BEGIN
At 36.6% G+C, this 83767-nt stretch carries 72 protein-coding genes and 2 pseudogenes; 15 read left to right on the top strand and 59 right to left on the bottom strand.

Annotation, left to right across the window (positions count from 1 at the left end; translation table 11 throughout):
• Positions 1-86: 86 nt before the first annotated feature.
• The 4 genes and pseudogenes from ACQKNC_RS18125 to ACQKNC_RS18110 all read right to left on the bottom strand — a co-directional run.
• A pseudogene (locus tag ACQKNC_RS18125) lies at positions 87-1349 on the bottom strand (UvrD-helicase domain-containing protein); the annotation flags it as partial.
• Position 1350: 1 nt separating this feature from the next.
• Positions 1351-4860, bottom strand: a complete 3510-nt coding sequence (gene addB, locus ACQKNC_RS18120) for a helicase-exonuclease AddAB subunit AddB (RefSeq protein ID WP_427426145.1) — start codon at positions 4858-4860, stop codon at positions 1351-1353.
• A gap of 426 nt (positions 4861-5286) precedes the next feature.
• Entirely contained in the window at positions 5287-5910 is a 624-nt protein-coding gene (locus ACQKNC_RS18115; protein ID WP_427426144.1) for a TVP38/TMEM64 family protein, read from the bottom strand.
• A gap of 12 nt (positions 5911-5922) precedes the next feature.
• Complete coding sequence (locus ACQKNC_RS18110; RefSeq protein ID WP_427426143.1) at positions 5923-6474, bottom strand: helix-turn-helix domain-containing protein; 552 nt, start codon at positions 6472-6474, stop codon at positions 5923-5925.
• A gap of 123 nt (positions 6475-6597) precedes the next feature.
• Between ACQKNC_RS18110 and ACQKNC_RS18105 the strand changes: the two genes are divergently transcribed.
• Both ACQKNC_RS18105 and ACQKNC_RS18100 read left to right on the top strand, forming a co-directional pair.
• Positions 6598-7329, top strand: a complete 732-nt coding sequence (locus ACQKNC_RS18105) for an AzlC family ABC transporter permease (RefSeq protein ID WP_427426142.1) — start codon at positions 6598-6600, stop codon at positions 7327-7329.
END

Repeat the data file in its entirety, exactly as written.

At 36.6% G+C, this 83767-nt stretch carries 72 protein-coding genes and 2 pseudogenes; 15 read left to right on the top strand and 59 right to left on the bottom strand.

Annotation, left to right across the window (positions count from 1 at the left end; translation table 11 throughout):
• Positions 1-86: 86 nt before the first annotated feature.
• The 4 genes and pseudogenes from ACQKNC_RS18125 to ACQKNC_RS18110 all read right to left on the bottom strand — a co-directional run.
• A pseudogene (locus tag ACQKNC_RS18125) lies at positions 87-1349 on the bottom strand (UvrD-helicase domain-containing protein); the annotation flags it as partial.
• Position 1350: 1 nt separating this feature from the next.
• Positions 1351-4860, bottom strand: a complete 3510-nt coding sequence (gene addB, locus ACQKNC_RS18120) for a helicase-exonuclease AddAB subunit AddB (RefSeq protein ID WP_427426145.1) — start codon at positions 4858-4860, stop codon at positions 1351-1353.
• A gap of 426 nt (positions 4861-5286) precedes the next feature.
• Entirely contained in the window at positions 5287-5910 is a 624-nt protein-coding gene (locus ACQKNC_RS18115; protein ID WP_427426144.1) for a TVP38/TMEM64 family protein, read from the bottom strand.
• A gap of 12 nt (positions 5911-5922) precedes the next feature.
• Complete coding sequence (locus ACQKNC_RS18110; RefSeq protein ID WP_427426143.1) at positions 5923-6474, bottom strand: helix-turn-helix domain-containing protein; 552 nt, start codon at positions 6472-6474, stop codon at positions 5923-5925.
• A gap of 123 nt (positions 6475-6597) precedes the next feature.
• Between ACQKNC_RS18110 and ACQKNC_RS18105 the strand changes: the two genes are divergently transcribed.
• Both ACQKNC_RS18105 and ACQKNC_RS18100 read left to right on the top strand, forming a co-directional pair.
• Positions 6598-7329, top strand: a complete 732-nt coding sequence (locus ACQKNC_RS18105) for an AzlC family ABC transporter permease (RefSeq protein ID WP_427426142.1) — start codon at positions 6598-6600, stop codon at positions 7327-7329.